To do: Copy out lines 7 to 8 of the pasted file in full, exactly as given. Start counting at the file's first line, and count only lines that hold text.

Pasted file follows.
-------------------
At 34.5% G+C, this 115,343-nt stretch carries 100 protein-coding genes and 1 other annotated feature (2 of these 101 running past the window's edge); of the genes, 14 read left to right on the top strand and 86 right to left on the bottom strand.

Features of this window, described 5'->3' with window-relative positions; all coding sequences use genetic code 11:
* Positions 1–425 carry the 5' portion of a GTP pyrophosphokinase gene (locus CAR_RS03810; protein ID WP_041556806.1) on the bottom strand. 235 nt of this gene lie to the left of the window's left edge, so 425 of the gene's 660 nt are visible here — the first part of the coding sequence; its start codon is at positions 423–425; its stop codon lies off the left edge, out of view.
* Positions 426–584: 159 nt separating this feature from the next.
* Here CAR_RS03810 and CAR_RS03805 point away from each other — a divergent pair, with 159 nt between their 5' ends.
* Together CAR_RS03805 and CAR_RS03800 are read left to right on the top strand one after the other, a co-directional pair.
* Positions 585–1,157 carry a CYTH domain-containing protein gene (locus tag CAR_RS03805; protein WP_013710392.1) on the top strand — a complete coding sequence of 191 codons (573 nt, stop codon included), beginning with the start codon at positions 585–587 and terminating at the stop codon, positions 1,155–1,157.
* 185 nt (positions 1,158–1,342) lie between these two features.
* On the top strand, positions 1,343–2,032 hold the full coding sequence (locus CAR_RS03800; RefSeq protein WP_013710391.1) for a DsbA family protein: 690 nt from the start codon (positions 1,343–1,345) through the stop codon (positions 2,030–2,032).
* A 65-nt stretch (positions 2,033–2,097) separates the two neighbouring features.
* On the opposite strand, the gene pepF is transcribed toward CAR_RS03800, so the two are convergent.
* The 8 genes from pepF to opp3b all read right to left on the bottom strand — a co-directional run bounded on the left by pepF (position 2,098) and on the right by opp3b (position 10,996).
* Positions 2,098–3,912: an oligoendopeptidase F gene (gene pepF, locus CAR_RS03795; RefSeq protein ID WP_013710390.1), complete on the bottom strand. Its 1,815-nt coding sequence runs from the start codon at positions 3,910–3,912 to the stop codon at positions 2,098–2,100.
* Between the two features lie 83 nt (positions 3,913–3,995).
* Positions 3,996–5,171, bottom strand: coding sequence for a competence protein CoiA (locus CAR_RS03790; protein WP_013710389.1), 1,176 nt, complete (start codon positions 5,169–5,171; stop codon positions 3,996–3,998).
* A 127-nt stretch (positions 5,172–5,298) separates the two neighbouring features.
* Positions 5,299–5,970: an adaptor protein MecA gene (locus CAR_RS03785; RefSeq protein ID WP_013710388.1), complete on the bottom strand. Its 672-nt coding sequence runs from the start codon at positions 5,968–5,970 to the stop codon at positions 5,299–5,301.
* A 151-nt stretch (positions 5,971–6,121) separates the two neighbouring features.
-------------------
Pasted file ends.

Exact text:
* Positions 585–1,157 carry a CYTH domain-containing protein gene (locus tag CAR_RS03805; protein WP_013710392.1) on the top strand — a complete coding sequence of 191 codons (573 nt, stop codon included), beginning with the start codon at positions 585–587 and terminating at the stop codon, positions 1,155–1,157.
* 185 nt (positions 1,158–1,342) lie between these two features.